June 2014

And now we leave gloves and other wearables to (small) dictators

In ancient times, when we peered endlessly into hazy green screens flickering like glow worms, adding a bit of flesh was irresistible. While it may have started as a clin d’oeil to the heavy grey rubber controllers worn by scientists of great intent, the lady’s glove evolved and shaped my imagination. After 20 years of gloving, I wonder what I have learnt as I now drop the gauntlet to leave some of the glamour behind and explore its attractive weaknesses to build another instrument.

A slow learner may be, but like with most traditional instruments, it takes time to appreciate the limitations of the instrument, the boundaries of its expression, the pushback on one’s intents. I had good models, musicians who resisted the appeal of infinite buttons and modules: Eliane Radigue for instance who for thirty years adapted to the temperamental moods of her ARP 2500, or Michel Waisvisz who used his Hands for twenty years and would probably still wave them if present.

So while the practice of a gestural controller started in 1991 with desires of an embodied expression of control and power, the sharing of intent with an audience, all this tinged with dreams of virtuosity, it morphed into desires of inefficiency and unpredictability. This may be the conundrum faced by artists, and especially when dealing with technology. We so want to explore and dominate an unknown yet leave it behind as soon as it becomes domesticated. Dreams of control turn into dreams of chaos. I thus learned to relish the latencies dictated by the software, hardware, and the body itself, which led to a unique organic structure. This may seem obvious to acoustic musicians and athletes, but is often ignored in the design of digital instruments, and absent as less muscle and body parts are involved. I am not talking here about latency of 100 ms but about the time it takes you to bend and lace your shoes…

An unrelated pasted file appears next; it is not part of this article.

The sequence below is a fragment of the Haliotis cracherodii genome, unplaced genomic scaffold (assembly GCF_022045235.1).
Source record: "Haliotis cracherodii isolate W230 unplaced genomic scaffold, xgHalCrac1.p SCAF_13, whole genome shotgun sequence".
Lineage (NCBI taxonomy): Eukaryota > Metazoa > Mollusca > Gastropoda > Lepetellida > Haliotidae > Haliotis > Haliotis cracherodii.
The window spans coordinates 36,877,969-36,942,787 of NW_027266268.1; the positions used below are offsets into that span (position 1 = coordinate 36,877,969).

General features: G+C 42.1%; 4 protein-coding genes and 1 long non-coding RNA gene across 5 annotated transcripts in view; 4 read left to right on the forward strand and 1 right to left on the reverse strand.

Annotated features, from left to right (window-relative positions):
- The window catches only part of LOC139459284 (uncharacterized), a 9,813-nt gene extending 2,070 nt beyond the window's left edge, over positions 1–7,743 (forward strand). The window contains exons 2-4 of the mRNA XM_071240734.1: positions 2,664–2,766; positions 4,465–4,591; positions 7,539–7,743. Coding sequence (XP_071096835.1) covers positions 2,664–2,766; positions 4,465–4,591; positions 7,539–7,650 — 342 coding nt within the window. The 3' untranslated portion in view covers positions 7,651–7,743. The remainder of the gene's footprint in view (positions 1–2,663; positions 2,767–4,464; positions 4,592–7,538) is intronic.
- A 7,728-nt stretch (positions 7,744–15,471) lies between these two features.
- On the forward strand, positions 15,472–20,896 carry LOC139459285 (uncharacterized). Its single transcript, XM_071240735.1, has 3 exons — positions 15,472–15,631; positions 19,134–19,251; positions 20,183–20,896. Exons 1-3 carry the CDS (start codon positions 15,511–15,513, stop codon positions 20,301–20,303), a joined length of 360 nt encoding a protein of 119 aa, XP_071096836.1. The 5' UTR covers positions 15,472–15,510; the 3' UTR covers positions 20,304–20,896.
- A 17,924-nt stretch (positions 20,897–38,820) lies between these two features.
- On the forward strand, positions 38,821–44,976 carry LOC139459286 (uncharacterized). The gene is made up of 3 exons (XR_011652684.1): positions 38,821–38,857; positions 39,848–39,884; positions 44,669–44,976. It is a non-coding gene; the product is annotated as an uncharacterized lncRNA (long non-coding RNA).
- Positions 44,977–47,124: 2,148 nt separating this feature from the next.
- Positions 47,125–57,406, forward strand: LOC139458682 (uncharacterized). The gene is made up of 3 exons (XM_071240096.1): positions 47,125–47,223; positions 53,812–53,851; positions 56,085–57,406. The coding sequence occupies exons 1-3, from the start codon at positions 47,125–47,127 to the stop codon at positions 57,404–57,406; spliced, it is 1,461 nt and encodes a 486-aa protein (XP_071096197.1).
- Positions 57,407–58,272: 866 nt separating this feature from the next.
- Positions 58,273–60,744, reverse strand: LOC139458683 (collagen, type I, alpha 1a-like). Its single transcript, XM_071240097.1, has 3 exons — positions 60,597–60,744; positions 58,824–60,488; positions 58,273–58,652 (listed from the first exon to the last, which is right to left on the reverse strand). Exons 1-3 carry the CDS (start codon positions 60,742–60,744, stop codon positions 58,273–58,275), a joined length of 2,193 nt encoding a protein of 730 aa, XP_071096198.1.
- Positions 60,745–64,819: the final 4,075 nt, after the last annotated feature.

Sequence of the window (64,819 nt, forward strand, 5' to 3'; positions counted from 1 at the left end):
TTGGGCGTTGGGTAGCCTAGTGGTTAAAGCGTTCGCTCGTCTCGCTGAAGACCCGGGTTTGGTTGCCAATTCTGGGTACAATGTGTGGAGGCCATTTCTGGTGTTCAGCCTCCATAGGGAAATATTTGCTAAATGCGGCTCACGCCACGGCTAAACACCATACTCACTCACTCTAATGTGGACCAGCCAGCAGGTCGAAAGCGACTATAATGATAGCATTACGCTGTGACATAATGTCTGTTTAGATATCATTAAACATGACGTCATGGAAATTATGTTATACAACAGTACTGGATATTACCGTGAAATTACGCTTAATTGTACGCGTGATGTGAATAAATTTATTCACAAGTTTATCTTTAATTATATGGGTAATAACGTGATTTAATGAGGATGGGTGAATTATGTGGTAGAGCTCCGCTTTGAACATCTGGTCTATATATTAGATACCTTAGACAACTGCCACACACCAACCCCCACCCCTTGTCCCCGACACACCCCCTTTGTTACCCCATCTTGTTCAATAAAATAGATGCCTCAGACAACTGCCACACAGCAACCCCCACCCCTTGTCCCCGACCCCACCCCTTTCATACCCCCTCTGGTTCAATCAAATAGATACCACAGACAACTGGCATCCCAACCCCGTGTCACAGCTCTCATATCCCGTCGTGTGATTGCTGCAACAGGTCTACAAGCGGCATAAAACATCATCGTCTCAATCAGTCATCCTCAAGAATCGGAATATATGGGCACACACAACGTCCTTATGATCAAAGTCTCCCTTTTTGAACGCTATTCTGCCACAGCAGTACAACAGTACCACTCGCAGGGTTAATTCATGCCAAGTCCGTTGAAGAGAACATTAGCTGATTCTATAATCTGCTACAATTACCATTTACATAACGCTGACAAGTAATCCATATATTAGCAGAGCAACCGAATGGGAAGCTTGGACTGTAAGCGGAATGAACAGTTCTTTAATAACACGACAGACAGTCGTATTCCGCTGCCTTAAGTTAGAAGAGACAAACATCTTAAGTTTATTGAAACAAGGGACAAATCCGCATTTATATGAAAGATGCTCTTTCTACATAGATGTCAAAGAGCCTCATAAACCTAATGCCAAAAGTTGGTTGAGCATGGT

Unpredictability became more and more welcome. Having conceived the lady’s glove originally as a “controller”, the surprises were limited to functional errors, or structural limitations. For instance the bending of one finger forces other muscles to trigger and contribute unintentional events which in turn shape the performance. These unintentional effects revealed themselves to be crucial to an adaptive performance. The switch from control systems to exploration systems seems to me now inevitable.

I do not claim that this new instrument, currently named the Spring Spyre, achieves much of these goals. Still in its infancy, it may take another 20 years to find its place in my imagination, but for now at least through the use of unpredictable sensors (springs as audio input to small pick ups) and neural nets (Rebecca Fiebrink’s Wekinator), it manages to surprise me… I may have traded spectacle for introspection.

Do not misunderstand me, I am not arguing here against wearables — I am arguing against their current applications and how we as artists need to move beyond illusions of control. The rise of wearables to “enhance” once interaction with the world, small appendages to invisible bodies seems delegated to commerce and politics. Let the dictators, CEOs, the NSA and people with small dreams of power wear appendages to their bodies, raise the pitch of their voice with the gesture of the hand and peer into layers of data. And while some may argue we can now do things better, faster gloves, better shoes… why should we artists spend our time re-inventing the wheel?

Yes, we can build wearables but so our footsteps change and our vision gets blurred. We need to build instruments which transform us, instruments which allow us to explore states in between firm lands, hear different timing structures and sounds from unknown spaces. Inefficient and ineffective instruments which we learn to ride like wild bulls on a limitless plain.

Laetitia Sonami – Oakland, June 2014